WRTG: Native Americans Research

Native Americans: Authenticity & Accomodation

       
                 Geronimo                                        Geronimo's "Cadillac"

IC Library Print & Media Resources

Subject Searches in the IC Library Catalog

(Click to run targeted Subject searches in the IC Library catalog)

Indians of North America
      Apache Indians  [White Mountain Apache]
           Apache Indians--Religion
      Cayuga Indians 
      Dakota Indians & Teton Indians  [Lakota]
           Dakota Indians--Religion  Teton Indians--Religion
      Delaware Indians  [Lenape]
          Delaware Indians--Religion
      Iroquois Indians  [Haudenosaunee] [also see Six Nations]
          Iroquois Indians--Folklore
          Iroquois Indians--Rites and ceremonies
      Hopi Indians
      Mohawk Indians
      Ojibwa Indians  [Anishinabe]
      Oneida Indians--Claims--History [land claim dispute]
      Paiute Indians
      Navajo Indians
      Siksika Indians  [Blackfoot]
          Siksika Indians--Religion
      Susquehanna Indians
      Ute Indians
          Ute Indians--Religion
          and so on by tribe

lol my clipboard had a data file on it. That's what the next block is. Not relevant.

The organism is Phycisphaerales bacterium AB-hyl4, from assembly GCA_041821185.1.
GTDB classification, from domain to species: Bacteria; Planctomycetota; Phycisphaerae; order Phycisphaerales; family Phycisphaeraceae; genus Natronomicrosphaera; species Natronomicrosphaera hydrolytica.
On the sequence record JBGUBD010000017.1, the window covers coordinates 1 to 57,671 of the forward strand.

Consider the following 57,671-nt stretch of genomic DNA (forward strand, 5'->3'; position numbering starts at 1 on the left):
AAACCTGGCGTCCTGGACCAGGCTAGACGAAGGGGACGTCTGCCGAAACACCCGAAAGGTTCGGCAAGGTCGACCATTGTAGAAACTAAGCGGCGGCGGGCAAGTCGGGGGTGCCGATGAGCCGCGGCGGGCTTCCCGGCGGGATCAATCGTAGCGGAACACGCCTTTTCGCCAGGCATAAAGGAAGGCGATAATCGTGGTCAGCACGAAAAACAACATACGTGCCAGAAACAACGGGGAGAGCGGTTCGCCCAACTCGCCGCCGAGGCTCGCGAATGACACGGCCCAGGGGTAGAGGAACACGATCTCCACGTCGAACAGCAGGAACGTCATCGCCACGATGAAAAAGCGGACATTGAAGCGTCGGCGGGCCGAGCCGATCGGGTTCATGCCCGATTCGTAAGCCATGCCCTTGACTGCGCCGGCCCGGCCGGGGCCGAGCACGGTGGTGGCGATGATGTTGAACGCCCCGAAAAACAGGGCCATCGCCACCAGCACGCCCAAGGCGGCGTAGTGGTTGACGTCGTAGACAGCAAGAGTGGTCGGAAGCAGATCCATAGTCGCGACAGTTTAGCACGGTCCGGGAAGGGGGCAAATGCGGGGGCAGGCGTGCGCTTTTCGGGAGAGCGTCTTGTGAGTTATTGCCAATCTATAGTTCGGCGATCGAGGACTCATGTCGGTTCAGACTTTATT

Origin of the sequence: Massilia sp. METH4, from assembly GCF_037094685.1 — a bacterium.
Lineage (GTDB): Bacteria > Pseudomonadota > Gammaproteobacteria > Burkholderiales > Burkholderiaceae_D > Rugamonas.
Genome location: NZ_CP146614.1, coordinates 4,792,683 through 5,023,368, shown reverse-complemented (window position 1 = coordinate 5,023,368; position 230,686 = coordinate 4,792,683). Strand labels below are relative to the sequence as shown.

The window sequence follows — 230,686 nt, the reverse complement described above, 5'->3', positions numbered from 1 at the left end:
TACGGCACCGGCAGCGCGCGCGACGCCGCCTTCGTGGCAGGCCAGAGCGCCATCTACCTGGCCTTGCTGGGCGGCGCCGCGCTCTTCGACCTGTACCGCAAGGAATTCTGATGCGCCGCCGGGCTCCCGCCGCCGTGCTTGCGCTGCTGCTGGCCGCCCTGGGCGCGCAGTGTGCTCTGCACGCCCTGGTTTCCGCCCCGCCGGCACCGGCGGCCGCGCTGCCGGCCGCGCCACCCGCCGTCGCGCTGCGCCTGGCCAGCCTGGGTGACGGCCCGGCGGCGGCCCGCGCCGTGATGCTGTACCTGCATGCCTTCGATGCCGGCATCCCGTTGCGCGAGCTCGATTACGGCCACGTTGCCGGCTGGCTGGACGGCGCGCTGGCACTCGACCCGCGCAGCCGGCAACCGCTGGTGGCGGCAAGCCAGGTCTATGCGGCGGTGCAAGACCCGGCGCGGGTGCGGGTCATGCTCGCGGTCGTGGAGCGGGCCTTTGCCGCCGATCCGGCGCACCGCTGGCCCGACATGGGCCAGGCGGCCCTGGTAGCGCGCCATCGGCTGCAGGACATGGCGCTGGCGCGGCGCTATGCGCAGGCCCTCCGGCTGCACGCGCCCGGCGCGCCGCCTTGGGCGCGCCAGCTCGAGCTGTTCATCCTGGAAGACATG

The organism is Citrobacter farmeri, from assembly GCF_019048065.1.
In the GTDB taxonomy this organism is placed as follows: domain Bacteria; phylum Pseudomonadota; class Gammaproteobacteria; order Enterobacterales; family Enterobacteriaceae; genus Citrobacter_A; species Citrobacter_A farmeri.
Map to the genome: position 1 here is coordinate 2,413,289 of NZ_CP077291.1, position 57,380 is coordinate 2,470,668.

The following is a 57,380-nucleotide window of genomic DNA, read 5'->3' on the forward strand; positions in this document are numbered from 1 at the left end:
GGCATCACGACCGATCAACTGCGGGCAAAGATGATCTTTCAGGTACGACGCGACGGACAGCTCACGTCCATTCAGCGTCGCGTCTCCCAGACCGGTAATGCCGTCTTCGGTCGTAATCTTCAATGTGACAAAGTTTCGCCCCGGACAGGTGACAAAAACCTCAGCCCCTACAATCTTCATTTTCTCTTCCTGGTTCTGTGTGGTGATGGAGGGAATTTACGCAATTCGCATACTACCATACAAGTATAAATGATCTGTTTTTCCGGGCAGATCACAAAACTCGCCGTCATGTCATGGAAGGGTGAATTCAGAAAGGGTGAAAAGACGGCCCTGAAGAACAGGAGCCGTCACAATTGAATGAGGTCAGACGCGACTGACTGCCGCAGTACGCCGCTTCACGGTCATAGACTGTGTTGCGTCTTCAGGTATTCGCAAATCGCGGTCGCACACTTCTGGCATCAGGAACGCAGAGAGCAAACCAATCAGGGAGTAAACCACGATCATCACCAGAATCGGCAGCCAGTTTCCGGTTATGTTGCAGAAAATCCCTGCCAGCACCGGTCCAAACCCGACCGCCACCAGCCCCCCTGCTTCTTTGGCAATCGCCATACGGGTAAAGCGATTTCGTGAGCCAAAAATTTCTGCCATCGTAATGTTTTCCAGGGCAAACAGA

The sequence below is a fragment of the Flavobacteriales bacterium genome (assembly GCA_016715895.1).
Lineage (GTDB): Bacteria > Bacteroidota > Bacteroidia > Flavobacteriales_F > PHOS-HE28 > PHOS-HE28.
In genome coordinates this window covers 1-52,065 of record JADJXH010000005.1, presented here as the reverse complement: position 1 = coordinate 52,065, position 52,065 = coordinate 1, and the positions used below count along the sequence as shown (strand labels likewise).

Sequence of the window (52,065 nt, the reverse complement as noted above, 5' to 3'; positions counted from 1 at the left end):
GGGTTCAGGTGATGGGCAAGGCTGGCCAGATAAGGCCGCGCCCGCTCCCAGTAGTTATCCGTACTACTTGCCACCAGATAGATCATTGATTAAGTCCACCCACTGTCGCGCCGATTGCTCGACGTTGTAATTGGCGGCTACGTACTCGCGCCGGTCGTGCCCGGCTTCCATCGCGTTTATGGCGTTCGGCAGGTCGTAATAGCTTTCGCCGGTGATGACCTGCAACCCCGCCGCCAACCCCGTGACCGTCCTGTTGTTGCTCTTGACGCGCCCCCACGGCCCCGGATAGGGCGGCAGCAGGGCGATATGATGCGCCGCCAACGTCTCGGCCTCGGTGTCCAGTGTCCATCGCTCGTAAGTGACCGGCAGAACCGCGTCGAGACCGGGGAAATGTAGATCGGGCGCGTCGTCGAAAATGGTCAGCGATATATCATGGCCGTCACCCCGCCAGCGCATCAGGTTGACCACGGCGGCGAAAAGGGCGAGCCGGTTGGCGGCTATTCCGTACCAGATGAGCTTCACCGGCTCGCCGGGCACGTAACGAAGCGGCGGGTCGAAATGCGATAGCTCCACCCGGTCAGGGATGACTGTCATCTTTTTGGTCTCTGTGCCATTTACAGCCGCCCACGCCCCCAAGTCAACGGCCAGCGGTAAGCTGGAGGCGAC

Indians of North America--Alaska
Indians of North America--Arizona
Indians of North America--California
          and so on by state
Indians of North America --Alcohol use 
Indians of North America--Antiquities
Indians of North America--Civil rights 
Indians of North America--Cultural assimilation
Indians of North America-- Economic conditions 
Indians of North America--Education 
     see also Indian students--United States and Indian children--Education--United States
Indians of North America--Ethnic identity 
Indians of North America--Ethnobotany
Indians of North America--Folklore
Indians of North America--Gambling
     see also  Gambling on Indian reservations--United States
Indians of North America--Government relations 
          subdivided by time period
Indians of North America--Great Plains
Indians of North America--History
Indians of North America--Land tenure
Indians of North America--Languages
Indians of North America--Legal status, laws, etc.
Indians of North America--Missions 
Indians of North America--Music 
Indians of North America--New England 
Indians of North America--New York (State) 
Indians of North America--Pictorial works 
Indians of North America--Politics and government
Indians of North America--Public opinion 
Indians of North America--Religion 
     see also Shamanism and Vision quests,
Indians of North America--Rites and ceremonies 
     Also see Powwows--North America
Indians of North America--Sexual behavior
Indians of North America--Social conditions
Indians of North America--Social life and customs 
     Also see sweatbaths
Indians of North America--Southern States 
Indians of North America--Southwest, New 
Indians of North America--Treaties 
Indians of North America--Wars 
          subdivided by time period or listed by name: